|Reference : Private medical practice in Benin: dynamics of a growing sector|
|Scientific congresses and symposiums : Unpublished conference|
|Social & behavioral sciences, psychology : Sociology & social sciences|
|Private medical practice in Benin: dynamics of a growing sector|
|Failon, Julie [Université de Liège - ULg > Institut des sciences humaines et sociales > Sociologie du développement >]|
|4th European Conference on African Studies|
|June 15-18 2011|
|[en] medical practice ; private health sector ; Benin|
|[en] In Benin, like in many countries in sub-Saharan Africa, the setting up of structural adjustment programs forces, in the middle of eighties, the government to limit the recruitment in civil service. As they were systematically hired by the State, most of health professionals are unemployed from 1986. Henceforth, private health sector grow progressively, without any legislation, through the development of many formal and informal private surgeries and clinics.
The article will focus mainly on the development of private profit-making medical practice in Benin. It will be based on three empirical researches about medical profession in this country, from March 2009 to April 2011. In this paper, we will refer to qualitative interviews on the one hand with actors from both private and public medical structures, mainly doctors, paramedical staffs and patients, and one the other hand, with representatives of professional organizations, public policies in Ministry of Health and international organizations.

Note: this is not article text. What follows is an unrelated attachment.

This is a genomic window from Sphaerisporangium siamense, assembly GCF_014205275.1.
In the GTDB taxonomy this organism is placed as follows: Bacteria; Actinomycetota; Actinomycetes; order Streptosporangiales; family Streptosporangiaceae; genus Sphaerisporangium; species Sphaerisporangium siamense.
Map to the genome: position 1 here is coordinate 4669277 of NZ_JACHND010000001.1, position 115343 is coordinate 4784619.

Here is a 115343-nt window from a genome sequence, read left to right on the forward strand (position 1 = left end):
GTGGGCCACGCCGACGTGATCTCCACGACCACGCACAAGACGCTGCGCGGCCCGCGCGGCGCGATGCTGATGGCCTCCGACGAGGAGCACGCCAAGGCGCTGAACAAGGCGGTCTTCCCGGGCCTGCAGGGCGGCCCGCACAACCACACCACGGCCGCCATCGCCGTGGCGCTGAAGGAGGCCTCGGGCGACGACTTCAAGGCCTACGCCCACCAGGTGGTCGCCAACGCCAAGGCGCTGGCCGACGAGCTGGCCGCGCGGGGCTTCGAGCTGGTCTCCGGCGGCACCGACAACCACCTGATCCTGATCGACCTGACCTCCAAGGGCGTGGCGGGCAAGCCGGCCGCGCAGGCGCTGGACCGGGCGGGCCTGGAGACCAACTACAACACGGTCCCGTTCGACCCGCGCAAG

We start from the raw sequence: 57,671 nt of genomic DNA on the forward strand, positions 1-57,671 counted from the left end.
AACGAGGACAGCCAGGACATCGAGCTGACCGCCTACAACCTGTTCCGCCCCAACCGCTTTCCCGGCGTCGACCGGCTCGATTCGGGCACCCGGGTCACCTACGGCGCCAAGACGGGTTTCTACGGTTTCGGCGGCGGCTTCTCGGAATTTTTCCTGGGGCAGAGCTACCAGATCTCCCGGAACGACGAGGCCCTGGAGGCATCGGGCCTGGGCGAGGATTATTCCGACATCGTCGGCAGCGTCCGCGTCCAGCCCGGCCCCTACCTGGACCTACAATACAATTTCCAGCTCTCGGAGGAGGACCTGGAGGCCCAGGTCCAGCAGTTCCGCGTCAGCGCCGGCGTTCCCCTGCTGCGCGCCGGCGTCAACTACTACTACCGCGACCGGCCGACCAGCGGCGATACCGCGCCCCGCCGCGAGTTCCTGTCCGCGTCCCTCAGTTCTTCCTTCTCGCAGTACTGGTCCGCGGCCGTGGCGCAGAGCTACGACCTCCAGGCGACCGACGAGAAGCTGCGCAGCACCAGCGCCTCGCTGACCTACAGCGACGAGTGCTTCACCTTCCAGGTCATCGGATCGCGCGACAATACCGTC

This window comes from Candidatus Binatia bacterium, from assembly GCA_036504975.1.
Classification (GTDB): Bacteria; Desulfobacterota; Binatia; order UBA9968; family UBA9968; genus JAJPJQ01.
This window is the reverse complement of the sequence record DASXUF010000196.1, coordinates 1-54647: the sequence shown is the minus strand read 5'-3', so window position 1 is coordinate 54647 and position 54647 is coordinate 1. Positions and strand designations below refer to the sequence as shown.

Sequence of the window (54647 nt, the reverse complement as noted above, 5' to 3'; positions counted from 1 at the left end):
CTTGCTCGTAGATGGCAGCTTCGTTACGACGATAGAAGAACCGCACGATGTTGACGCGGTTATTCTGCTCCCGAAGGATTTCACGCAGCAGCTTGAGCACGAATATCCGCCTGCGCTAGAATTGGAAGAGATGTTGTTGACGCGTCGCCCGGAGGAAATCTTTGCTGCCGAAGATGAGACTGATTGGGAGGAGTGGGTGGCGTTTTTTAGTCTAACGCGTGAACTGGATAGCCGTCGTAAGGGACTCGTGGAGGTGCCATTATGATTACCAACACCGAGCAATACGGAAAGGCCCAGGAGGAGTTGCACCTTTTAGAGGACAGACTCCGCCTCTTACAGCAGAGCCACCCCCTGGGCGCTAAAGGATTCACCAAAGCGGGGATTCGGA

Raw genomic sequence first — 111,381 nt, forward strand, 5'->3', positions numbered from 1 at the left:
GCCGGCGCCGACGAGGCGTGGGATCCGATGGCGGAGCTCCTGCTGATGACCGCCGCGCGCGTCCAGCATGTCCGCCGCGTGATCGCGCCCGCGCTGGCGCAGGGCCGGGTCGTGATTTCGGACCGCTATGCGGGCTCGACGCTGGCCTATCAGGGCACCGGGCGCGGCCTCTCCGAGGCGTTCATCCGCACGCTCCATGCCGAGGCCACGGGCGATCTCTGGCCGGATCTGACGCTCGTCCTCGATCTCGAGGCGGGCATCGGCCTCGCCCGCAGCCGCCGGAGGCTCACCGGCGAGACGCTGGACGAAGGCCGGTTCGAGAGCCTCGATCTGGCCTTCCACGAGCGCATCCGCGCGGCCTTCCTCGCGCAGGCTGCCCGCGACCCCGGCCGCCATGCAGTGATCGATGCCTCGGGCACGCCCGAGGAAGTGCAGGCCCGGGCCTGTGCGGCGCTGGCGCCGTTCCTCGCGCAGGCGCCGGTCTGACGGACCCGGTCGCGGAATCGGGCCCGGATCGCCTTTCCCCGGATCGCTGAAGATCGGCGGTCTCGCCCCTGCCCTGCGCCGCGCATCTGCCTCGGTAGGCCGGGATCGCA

First, the article will briefly describe the historical development of private medical practice in Benin, and consider governmental responses to this process. Thus we will address to the belated drawing up of a regulatory framework and the lack of control by the profession consequences, notably in terms of qualification, ethics and quality of health care. We will also examine recent reactions aimed at remedying to these different pitfalls.
In this context, the paper will interest secondly in new entanglements between the public medical sector and the private medical structures emerging at local level. We will examine doctors’ practices and strategies, with only private practitioners and with doctors working in both private and public sectors.
Finally, the article will give attention to how these private medical surgeries and clinics and the access conditions to these structures are perceived by health providers and patients. In this part of the paper, we will also address to tactics worked by patients regarding the different medical facilities. As a conclusion, we will wonder whether this medical private sector would contribute to reproduce some mechanisms of inequality in health sector.
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